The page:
Invited talk by G. Volpe at MPI-PKS Workshop, Dresden, Germany, 23 July 2019

Deep Learning Applications in Photonics and Active Matter
Giovanni Volpe
Invited talk at the “
Microscale Motion and Light” MPI-PKS Workshop, Dresden, Germany, 22-26 July 2019
https://www.pks.mpg.de/mml19/

After a brief overview of artificial intelligence, machine learning and deep learning, I will present a series of recent works in which we have employed deep learning for applications in photonics and active matter. In particular, I will explain how we employed deep learning to enhance digital video microscopy [1], to estimate the properties of anomalous diffusion [2], and to improve the calculation of optical forces. Finally, I will provide an outlook for the application of deep learning in photonics and active matter.

References

[1] S. Helgadottir, A. Argun and G. Volpe, Digital video microscopy enhanced by deep learning. Optica 6(4), 506—513 (2019)
doi: 10.1364/OPTICA.6.000506

[2] S. Bo, F Schmidt, R. Eichborn and G. Volpe, Measurement of Anomalous Diffusion Using Recurrent Neural Networks. arXiv: 1905.02038

Sophia Simon visits the Soft Matter Lab. Welcome!

Sophia Simon is a bachelor student at the Freie Universität of Berlin. She will do her summer internship at the Soft Matter Lab from July 21 to September 27, 2019, with a grant from DAAD (Deutscher Akademischer Austauschdienst). She will work on the tunability of critical Casimir forces in critical mixtures.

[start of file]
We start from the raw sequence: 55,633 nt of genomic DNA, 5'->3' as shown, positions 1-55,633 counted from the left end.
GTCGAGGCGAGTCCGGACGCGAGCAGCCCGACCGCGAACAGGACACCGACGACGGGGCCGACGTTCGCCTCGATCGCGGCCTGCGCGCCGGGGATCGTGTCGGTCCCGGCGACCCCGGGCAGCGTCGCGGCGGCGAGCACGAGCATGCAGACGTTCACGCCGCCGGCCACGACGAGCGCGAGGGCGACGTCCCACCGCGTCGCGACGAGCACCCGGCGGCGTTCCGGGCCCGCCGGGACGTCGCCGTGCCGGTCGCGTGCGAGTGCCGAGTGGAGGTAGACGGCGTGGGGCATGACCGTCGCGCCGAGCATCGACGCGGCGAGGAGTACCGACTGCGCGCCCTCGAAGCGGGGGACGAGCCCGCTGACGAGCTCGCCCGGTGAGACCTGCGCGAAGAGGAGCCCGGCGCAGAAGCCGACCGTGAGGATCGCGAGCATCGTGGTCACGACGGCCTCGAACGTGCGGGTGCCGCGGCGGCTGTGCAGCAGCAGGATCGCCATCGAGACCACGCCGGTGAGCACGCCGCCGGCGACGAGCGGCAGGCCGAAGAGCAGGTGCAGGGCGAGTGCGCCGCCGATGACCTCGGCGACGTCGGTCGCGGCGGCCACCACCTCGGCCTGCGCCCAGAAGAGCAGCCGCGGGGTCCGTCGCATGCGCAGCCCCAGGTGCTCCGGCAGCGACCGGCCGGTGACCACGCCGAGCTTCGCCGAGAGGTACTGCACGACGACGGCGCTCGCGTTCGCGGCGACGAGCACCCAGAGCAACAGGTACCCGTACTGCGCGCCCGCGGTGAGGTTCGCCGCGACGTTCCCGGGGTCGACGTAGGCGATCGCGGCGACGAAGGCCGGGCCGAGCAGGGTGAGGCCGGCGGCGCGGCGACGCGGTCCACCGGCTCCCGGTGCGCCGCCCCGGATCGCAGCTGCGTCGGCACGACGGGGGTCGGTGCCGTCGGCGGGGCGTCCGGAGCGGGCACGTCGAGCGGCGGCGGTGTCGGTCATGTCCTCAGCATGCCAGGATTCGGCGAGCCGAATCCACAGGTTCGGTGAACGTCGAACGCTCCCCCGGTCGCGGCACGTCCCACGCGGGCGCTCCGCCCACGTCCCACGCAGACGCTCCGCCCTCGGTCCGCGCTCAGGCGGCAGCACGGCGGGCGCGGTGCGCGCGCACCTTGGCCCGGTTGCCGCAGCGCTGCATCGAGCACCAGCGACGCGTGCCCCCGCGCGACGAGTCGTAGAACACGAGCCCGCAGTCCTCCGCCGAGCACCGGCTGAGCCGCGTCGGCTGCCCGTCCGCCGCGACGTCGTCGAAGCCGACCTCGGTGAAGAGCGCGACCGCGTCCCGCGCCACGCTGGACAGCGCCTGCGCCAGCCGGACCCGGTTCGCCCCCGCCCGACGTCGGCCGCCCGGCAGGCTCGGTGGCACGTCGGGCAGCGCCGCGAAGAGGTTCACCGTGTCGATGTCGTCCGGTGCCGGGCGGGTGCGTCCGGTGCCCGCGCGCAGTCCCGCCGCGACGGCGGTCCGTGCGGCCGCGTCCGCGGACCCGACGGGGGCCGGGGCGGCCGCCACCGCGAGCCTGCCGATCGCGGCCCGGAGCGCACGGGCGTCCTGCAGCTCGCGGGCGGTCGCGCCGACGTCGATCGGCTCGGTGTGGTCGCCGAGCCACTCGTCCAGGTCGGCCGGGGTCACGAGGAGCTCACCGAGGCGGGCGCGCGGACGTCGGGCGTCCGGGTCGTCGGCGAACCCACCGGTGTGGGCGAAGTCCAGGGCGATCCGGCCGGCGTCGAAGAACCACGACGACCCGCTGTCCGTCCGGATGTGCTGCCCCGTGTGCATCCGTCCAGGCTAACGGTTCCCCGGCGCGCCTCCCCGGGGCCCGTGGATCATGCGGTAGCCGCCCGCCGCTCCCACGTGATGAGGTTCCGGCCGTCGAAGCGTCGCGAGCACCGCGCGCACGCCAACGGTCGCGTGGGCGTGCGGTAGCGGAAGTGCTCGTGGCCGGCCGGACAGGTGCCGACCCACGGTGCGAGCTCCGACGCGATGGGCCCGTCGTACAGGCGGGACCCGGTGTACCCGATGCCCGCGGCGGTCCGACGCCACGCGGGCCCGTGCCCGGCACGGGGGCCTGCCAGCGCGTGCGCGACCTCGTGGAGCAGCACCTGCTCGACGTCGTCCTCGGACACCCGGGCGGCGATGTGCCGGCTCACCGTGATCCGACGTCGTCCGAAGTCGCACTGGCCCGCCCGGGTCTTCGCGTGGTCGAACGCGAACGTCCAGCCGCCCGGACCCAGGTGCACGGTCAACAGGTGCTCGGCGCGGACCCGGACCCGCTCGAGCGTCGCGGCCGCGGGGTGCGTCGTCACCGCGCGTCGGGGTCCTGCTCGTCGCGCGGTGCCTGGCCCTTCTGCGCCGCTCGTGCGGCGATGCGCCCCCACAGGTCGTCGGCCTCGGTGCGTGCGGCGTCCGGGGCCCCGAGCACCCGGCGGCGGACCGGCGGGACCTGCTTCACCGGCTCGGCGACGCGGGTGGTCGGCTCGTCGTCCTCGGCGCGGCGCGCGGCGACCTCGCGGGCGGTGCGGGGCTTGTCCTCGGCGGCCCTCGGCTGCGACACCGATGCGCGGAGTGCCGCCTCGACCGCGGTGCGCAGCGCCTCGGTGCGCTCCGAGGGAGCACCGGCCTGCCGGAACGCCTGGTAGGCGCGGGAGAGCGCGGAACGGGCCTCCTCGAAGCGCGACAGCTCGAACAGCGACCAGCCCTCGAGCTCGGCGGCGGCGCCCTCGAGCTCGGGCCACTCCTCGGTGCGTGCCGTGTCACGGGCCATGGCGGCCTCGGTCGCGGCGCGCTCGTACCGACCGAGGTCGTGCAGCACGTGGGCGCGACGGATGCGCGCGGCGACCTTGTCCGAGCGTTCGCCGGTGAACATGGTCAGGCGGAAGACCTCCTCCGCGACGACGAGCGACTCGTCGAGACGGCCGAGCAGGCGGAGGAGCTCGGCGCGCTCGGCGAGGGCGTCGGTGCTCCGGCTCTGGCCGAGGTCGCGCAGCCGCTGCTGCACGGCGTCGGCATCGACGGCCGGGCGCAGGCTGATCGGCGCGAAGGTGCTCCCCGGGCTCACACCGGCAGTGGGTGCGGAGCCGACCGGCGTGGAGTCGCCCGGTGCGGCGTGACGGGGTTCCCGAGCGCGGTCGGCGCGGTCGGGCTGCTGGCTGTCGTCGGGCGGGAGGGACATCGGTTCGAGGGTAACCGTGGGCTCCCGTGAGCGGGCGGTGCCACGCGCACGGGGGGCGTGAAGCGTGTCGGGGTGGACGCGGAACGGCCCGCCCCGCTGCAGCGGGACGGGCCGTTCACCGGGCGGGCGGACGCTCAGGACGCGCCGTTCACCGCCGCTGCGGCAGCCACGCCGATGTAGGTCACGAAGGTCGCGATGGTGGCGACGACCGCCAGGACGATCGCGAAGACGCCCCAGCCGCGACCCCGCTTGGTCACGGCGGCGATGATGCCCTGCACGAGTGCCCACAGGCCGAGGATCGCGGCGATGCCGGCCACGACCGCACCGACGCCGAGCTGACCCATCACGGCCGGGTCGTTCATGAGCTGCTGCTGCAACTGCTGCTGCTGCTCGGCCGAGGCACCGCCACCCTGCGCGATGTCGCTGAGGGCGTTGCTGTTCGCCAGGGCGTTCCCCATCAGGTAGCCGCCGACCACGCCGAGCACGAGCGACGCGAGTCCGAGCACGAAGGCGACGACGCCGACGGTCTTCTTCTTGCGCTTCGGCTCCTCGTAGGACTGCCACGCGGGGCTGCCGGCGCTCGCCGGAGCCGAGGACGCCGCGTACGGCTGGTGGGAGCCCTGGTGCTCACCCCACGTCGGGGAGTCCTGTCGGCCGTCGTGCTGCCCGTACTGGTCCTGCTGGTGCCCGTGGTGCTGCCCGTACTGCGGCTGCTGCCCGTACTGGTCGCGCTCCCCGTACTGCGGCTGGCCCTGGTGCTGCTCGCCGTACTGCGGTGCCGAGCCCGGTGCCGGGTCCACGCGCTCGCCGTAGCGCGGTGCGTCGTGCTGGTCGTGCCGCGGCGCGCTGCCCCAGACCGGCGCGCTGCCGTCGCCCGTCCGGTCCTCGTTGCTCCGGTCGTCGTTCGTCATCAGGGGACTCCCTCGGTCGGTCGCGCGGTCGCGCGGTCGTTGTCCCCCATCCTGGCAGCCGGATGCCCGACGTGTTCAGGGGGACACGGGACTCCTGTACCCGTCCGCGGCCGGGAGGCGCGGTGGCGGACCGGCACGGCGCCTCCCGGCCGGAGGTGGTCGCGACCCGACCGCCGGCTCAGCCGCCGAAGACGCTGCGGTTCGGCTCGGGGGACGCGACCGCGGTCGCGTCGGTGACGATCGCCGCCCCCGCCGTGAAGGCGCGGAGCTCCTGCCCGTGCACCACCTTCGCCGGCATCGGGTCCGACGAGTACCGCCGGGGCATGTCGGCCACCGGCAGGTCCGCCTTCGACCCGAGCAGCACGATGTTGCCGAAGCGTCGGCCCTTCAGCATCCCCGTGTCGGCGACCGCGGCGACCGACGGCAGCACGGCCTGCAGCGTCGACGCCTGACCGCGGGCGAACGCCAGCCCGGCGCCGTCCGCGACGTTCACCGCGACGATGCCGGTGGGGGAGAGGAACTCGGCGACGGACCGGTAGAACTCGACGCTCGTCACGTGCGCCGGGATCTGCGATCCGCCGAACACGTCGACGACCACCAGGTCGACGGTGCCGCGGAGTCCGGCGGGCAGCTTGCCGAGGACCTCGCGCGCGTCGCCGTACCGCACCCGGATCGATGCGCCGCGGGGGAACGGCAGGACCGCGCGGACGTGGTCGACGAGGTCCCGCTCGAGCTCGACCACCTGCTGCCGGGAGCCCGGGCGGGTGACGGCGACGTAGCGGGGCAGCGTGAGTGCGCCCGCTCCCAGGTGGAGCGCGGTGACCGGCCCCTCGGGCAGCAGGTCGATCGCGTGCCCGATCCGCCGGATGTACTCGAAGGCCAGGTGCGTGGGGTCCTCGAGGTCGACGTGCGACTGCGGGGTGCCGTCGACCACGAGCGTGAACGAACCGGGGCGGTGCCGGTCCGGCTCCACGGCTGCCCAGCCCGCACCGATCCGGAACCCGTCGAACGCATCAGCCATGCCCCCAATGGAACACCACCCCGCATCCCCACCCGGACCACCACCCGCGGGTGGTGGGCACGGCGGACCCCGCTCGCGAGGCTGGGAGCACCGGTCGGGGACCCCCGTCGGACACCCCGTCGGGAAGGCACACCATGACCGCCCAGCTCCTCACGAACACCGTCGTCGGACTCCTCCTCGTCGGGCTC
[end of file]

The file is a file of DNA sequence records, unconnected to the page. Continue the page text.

Anomalous Diffusion Measurement with Neural Networks published in Phys Rev E

Measurement of Anomalous Diffusion Using Recurrent Neural Networks

Measurement of Anomalous Diffusion Using Recurrent Neural Networks
Stefano Bo, Falko Schmidt, Ralf Eichborn & Giovanni Volpe
Physical Review E 100(1), 010102(R) (2019)
doi: 10.1103/PhysRevE.100.010102
arXiv: 1905.02038

Anomalous diffusion occurs in many physical and biological phenomena, when the growth of the mean squared displacement (MSD) with time has an exponent different from one. We show that recurrent neural networks (RNN) can efficiently characterize anomalous diffusion by determining the exponent from a single short trajectory, outperforming the standard estimation based on the MSD when the available data points are limited, as is often the case in experiments. Furthermore, the RNN can handle more complex tasks where there are no standard approaches, such as determining the anomalous diffusion exponent from a trajectory sampled at irregular times, and estimating the switching time and anomalous diffusion exponents of an intermittent system that switches between different kinds of anomalous diffusion. We validate our method on experimental data obtained from sub-diffusive colloids trapped in speckle light fields and super-diffusive microswimmers.

Influence of Sensorial Delay on Clustering and Swarming published in Phys. Rev. E

Influence of Sensorial Delay on Clustering and Swarming

Influence of Sensorial Delay on Clustering and Swarming
Rafal Piwowarczyk, Martin Selin, Thomas Ihle & Giovanni Volpe
Physical Review E 100(1), 012607 (2019)